In Madrid there is a surprise on every corner. We also have to consider that many great characters in our history wandered through its streets or directly lived here. One of them was Calderón de la Barca, who said: “Madrid is a home for everyone, because in its small world, foreigners and naturals are children of equal affection”. Speak of the devil…
The houses where most of the greatest writers of our literature can be found in the “Barrio de las Letras” (District of the Letters). But if we walk across Calle Mayor until number 61 we’ll stumble upon this commemoration:
So Pedro Calderón de la Barca House is there! The playwright and poet lived here from 1663 to 1681 right up to his death! In 1859 the building was in a dilapidated state and it was meant to be demolished. The workers were already at it but Mesonero Romanos appeared in the scene. Let’s digress for a momento. This man is perhaps the most notable chronicler of Madrid. Years ago, he had already tried to save Cervantes’ house to no avail. Revenge time!
After insistenly pleading the demolition brigade to stop the works, the workers started to hit the walls and Mesonero started beating them with his stick. Everybody busy. The historian stayed up the whole night in front of the house to keep it safe. In addition he asked the people of Madrid, his contacts in the city council, the government and even the queen Isabel II for help. Calderon de la Barca House got spared but the owner was allowed to build two more floors.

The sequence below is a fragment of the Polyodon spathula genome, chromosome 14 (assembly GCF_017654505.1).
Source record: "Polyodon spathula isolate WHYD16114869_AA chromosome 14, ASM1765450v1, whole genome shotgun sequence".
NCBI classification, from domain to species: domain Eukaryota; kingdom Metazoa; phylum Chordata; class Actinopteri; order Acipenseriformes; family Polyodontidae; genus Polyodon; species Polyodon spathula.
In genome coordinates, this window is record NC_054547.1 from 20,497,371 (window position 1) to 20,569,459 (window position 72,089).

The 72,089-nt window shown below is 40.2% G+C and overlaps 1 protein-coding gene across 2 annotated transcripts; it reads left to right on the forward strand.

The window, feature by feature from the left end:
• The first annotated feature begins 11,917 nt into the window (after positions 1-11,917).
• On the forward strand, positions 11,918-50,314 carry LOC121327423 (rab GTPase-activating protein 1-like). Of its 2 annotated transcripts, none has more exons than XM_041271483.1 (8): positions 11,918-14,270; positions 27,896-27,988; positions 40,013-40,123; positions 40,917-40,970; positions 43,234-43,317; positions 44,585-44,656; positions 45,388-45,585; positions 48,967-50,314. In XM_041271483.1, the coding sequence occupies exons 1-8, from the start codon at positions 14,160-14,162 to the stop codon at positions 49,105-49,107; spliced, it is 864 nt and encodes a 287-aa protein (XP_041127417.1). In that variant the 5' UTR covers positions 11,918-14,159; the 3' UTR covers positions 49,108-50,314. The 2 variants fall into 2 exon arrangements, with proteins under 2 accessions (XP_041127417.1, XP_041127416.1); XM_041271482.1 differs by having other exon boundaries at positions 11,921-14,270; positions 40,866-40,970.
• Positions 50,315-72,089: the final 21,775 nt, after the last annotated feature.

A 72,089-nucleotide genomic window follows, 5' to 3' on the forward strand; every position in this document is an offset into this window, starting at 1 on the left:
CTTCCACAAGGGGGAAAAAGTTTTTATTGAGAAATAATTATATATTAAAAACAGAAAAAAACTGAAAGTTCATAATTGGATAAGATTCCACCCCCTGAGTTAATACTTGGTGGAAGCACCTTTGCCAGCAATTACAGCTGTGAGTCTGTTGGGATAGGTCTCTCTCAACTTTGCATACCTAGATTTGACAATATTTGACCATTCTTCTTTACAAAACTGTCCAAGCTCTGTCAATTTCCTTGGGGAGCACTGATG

Nowadays there are normal appartments and we even saw one of them for renting on the internet. Wouldn’t it be cool to live in the house of the man that wrote Life is a dream? There must be something in the air.
The building is also known for being one of the narrowest in Madrid, being only a little 4.32 m wide. Nonetheless there is one that is more narrow in number 59 in the same street being only 3.60 m wide. But in between in number 59 there is the shop in Madrid, Farmacia de la Reina Madre. It’s a pharmacy from…1578! But if we walk up the street a bit more, there is a red building on the left with a Carrefour supermarket and a commemoration that says:
Yep, Lope de Vega was born in a house that used to be exactly here. It’s hard not to imagine these two distinguised costumers going to the pharmacy. No less than Lope de Vega and Calderón de la Barca, that probably are the best playwrights of the Spanish Golden Age.
That said, the narrowest house in Madrid is a bit closer to Puerta del Sol, in number 6 of Calle de Postas. It’s only 3.12 m wide and it’s a shop from 1867. Even Benito Pérez Galdós mentioned it in his pinnacle novel Fortunata y Jacinta. The mezzanine used to be a part of the shop, the first floor the kitchen, the second the bedroom, and the third the bathroom. That’s some good space management!
In the 19th century there is no Paris without Balzac, no London without Dickens and no Madrid without Galdós. If you want to find out more about Lope de Vega, Calderón de la Barca or Benito Pérez Galdós, don’t hesítate to join our Free Tour Madrid Barrio de las Letras (only in Spanish), or our Free Tour Madrid to know more about the area mentioned in the article, where you’ll also get to know about what the shops in Madrid that are at least one century old have in common.